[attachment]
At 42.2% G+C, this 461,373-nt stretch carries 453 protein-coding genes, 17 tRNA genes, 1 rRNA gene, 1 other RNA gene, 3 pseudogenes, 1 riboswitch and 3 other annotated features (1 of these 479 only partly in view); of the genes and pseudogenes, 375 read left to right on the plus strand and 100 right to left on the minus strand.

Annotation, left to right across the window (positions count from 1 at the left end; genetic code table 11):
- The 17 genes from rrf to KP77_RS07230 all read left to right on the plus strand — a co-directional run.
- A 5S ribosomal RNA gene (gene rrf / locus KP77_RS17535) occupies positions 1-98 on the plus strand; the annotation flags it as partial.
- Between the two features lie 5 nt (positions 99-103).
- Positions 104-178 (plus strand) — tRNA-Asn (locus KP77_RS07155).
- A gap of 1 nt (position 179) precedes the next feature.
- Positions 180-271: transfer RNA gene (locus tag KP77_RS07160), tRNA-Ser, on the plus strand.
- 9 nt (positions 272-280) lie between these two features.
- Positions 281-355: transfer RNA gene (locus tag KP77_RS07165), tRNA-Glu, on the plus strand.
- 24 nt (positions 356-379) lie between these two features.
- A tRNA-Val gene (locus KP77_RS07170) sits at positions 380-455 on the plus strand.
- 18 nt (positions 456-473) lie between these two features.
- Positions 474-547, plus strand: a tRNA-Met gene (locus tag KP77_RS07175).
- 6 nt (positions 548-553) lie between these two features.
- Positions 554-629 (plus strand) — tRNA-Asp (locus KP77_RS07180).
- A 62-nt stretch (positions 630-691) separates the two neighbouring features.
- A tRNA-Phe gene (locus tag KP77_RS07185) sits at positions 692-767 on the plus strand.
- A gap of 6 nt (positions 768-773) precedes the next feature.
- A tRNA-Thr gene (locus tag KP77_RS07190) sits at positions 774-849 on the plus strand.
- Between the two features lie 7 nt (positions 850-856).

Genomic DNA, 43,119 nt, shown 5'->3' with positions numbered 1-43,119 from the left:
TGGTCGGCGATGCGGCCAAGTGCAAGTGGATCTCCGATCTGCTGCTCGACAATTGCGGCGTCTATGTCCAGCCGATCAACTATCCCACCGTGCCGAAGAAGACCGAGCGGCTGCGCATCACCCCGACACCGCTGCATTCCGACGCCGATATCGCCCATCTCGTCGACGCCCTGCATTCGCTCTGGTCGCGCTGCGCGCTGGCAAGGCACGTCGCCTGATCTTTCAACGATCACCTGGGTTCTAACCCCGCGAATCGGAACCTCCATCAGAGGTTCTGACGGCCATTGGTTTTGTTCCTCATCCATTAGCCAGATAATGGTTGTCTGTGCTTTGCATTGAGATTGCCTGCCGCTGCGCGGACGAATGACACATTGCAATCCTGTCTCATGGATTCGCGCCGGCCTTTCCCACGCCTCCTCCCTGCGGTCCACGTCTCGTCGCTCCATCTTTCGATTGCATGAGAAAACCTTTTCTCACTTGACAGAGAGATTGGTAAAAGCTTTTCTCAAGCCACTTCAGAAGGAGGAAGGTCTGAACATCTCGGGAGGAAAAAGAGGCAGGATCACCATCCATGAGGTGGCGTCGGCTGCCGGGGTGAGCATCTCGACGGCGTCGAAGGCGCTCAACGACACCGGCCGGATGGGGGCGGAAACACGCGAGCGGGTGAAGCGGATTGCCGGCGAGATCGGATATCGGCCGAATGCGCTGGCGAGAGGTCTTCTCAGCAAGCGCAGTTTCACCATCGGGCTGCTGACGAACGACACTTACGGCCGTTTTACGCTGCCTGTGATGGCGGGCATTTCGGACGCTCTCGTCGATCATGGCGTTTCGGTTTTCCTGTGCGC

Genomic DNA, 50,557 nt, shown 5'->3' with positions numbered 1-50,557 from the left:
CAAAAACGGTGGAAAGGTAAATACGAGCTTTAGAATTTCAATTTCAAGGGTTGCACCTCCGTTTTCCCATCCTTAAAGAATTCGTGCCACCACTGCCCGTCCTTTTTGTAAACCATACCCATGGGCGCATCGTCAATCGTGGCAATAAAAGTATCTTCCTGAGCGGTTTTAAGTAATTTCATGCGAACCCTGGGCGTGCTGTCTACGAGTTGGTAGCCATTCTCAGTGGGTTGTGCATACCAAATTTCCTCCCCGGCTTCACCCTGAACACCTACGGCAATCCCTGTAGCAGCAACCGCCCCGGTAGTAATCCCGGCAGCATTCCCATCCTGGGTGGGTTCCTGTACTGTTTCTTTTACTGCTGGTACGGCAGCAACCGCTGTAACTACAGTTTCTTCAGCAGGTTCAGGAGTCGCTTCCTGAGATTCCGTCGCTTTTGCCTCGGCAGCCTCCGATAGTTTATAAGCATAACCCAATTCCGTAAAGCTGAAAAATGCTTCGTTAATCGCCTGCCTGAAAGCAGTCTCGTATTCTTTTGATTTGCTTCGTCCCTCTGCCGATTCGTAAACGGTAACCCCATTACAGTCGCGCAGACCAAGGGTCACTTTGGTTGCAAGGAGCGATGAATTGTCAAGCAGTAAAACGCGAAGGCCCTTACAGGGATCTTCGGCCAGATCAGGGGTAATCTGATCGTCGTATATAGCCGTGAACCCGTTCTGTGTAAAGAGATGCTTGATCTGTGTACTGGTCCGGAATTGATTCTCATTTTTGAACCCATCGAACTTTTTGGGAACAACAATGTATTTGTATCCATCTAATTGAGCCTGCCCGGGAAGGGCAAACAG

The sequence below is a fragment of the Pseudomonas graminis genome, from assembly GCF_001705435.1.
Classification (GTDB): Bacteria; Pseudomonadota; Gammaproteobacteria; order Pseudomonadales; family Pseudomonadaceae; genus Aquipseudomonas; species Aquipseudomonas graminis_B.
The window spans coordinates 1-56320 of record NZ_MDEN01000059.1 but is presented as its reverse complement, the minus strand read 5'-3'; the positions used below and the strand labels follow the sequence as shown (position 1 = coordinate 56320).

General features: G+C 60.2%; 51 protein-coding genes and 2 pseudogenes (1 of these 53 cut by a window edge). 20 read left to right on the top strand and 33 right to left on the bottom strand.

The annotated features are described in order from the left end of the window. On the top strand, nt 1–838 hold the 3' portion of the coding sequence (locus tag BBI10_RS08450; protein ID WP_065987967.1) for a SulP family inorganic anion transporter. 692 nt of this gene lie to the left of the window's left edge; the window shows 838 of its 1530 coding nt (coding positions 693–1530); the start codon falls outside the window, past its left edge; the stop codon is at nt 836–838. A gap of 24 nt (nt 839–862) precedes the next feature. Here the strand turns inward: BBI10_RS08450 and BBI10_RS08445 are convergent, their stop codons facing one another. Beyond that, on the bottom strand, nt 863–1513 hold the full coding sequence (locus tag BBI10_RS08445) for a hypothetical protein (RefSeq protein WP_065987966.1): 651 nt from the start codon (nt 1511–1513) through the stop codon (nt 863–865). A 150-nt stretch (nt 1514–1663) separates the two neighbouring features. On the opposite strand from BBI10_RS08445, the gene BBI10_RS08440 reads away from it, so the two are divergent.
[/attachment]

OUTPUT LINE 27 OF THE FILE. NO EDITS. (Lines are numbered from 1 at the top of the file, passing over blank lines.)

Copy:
Classification (GTDB): Bacteria; Pseudomonadota; Gammaproteobacteria; order Pseudomonadales; family Pseudomonadaceae; genus Aquipseudomonas; species Aquipseudomonas graminis_B.